Man, what a waste--$95k a year to do literally nothing for six years, paying no living expenses, and he comes out the other side with only $200k in the bank in the most expensive part of the country, no career prospects, and has spent the whole time gaming and drinking in his mom's basement. If he'd've played this right he coulda been doing pretty much anything by the time he got fired, or at least have partied enough to make it worthwhile in the interim/not been living in his mom's basement as an adult for six years.

19
Spamalot / sleep paralysis
« on: June 05, 2016, 12:40:25 PM »
twice in the last week  :bick:

more like a half dozen times if you count several instances in the same night

Cannot fucking stand this shit. Tonight when I finally woke up I was sure it must be nearly dawn because I'd been waking and lapsing into sleep paralysis for the last six or seven hours, surely

Had slept less than two whole hours

in retrospect I'm not sure I was awake for a second the entire time

it genuinely amazes me how well my brain manages to visualize the room for this specific purpose. I couldn't possible close my eyes and picture it so accurately if I were awake

I'm not sure what I'm experiencing is actually even real sleep paralysis--I think I'm just having really vivid dreams *about* sleep paralysis, at least that's definitely what it was tonight

I was starting to think I'd at least gotten pretty good at breaking the paralysis, but now I just dream about breaking it--wiggling a pinky, rolling over or something--and then "blink" and realize I'm still in the exact same position and this is still a dream

I don't remember this ever happening when I was young, but it's become like an every-month-or-two problem at this point

I can't remember the last time I had a regular nightmare

not that I'd want to, but between the two, ya know

the sheer amount of stress hormone this must be dumping into my system cannot be good for my health  :bick:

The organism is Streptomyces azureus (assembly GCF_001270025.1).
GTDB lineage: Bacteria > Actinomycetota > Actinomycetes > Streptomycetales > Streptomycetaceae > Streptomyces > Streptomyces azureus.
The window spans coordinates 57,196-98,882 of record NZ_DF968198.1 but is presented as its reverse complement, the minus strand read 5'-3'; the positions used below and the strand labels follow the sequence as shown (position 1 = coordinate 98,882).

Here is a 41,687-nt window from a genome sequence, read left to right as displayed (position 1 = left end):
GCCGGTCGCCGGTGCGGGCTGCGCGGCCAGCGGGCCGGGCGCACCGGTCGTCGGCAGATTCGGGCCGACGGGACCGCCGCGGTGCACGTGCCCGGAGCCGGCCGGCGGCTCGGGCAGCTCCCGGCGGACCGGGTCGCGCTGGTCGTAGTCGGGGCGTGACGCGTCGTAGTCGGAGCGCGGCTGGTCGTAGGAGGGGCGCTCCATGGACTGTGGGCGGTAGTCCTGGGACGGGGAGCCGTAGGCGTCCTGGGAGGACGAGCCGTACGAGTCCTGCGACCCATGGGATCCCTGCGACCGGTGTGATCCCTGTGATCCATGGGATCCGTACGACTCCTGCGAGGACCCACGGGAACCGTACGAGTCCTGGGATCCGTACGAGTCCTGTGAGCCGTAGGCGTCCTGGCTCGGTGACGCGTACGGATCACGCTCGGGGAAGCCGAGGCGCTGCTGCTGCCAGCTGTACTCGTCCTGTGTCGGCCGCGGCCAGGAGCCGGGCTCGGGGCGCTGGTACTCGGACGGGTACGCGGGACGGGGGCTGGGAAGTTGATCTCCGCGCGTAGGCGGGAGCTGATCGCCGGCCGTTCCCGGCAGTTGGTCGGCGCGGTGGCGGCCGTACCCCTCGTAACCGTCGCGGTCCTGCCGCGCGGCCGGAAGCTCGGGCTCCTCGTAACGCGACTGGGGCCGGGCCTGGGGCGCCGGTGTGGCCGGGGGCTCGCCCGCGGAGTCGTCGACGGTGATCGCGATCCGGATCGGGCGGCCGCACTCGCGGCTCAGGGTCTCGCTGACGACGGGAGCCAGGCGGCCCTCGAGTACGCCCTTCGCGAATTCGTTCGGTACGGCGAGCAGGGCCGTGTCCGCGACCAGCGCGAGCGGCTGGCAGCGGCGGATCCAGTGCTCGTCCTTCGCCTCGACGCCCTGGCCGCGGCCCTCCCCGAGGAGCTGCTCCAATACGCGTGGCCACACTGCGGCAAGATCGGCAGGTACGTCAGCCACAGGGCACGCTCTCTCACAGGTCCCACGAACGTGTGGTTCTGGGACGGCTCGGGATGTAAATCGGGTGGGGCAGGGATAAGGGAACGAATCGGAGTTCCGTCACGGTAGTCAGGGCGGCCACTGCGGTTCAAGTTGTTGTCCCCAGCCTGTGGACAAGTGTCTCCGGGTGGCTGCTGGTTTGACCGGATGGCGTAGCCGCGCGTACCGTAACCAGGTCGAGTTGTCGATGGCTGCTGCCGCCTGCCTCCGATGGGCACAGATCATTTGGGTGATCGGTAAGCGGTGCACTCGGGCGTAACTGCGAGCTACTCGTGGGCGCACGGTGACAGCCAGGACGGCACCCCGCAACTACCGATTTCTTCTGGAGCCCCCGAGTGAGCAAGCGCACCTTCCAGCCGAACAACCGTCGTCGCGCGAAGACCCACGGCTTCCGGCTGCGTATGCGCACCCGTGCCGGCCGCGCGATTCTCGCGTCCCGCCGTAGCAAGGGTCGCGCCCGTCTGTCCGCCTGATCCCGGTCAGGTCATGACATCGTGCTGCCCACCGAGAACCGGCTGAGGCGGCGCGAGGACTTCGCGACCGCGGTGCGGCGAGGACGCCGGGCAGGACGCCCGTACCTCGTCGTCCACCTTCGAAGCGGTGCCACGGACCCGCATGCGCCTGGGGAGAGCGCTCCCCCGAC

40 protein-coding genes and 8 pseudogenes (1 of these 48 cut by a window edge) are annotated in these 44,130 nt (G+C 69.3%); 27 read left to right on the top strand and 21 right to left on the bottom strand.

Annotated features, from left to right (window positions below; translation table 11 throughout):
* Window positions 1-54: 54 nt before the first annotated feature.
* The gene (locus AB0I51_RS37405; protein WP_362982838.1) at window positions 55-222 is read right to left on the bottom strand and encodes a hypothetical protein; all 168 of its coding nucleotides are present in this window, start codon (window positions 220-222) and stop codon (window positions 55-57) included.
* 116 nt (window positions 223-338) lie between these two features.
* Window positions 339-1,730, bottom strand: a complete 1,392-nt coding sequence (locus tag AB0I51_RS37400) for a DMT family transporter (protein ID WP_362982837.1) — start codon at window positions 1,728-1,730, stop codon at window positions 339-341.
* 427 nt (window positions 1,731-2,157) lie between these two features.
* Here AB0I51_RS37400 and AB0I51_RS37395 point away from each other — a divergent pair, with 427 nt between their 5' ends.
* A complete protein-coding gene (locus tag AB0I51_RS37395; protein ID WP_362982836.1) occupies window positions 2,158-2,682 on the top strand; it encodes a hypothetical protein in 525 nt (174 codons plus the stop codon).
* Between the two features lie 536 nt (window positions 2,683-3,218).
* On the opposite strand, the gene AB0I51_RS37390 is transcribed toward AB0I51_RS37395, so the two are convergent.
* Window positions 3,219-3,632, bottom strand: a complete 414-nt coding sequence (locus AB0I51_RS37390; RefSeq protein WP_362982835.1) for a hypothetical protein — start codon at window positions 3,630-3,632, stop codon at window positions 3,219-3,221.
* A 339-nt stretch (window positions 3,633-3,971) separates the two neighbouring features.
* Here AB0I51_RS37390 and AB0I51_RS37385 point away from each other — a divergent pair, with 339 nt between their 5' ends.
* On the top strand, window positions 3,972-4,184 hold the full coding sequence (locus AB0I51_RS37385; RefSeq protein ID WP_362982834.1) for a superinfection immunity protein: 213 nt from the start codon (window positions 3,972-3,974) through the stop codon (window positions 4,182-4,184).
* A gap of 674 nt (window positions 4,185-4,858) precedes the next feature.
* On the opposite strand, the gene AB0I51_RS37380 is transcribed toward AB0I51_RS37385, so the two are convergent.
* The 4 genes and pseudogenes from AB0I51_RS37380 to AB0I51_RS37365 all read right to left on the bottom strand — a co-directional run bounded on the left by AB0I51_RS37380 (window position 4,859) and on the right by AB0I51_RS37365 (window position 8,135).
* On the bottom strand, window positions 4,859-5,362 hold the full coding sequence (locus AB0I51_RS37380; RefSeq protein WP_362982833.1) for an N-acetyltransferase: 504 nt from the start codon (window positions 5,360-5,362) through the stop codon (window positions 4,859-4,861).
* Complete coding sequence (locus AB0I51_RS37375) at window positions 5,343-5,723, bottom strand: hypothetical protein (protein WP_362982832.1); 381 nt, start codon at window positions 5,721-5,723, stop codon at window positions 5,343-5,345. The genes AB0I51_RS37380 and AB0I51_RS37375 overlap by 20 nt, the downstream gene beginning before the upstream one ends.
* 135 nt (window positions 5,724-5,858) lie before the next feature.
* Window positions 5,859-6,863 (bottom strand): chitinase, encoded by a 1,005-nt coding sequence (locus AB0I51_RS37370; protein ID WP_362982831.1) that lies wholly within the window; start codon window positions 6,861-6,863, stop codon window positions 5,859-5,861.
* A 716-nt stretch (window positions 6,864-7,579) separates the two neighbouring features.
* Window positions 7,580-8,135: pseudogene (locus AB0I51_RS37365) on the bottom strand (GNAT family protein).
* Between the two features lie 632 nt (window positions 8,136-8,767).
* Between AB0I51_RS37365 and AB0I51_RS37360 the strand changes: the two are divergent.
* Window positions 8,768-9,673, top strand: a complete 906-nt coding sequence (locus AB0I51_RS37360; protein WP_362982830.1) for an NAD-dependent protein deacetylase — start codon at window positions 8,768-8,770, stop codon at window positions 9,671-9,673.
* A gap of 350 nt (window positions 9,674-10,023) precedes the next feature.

20
Spamalot / Got proposed to
« on: May 23, 2016, 10:18:55 AM »
said no  :undecided:

She's Japanese so the subtlety required for the conversation that followed was not readily available to me

We were like three hours away from the part of the prefecture we live in, in a hotel in the middle of the night

There was crying

There was a whole other day of sightseeing planned ahead of time for the next day

We did not cancel

There was crying

Feels bad man

Feels real fucking bad

21
Spamalot / It amazes me, the consistency with which
« on: May 12, 2016, 04:05:41 PM »
upon meetimg a random expat and talking with him(this is invariable) for about an hour, I discover that he is either an antisemetic or antiblack. Usually also anti LGBT and concerned with communism overtaking the world

22
http://www.telesurtv.net/english/news/The-Wire-Creator-Eyes-Series-on-Spanish-Civil-War-20160410-0001.html

This could be pretty cool if it were done correctly. Homage to Catalonia is one of my favorite books. The Spanish Civil War was such a cluster fuck it's amazing (but not really that amazing if you're cynical) that it's not a more popular subject of media in general and that people in general know so little about it (in the States, at least)

23
General Discussion / Hey Utumno
« on: March 27, 2016, 08:58:15 AM »
fuck you  :angry:

25
General Discussion / is Yahoo news user-submitted or something?
« on: March 09, 2016, 09:07:43 PM »
http://news.yahoo.com/hillary-clinton-drops-2016-presidential-race-103050046.html

I don't see it anywhere else and this can't be real to begin with, right?

26
http://www.theguardian.com/education/2015/jan/08/toki-pona-invented-language-memrise

Costs like $14 for the book, dunno if you can get it elsewhere or not.

It'd certainly be 100% useless but it seems like it could be pretty interesting to try out with a bunch of people

27
General Discussion / Has the Onion sold out?
« on: February 19, 2016, 06:51:43 PM »
idk but this guy thinks so

http://thefreethoughtproject.com/hillarys-top-donor-buys-onion-starts-publishing-propaganda-immediately/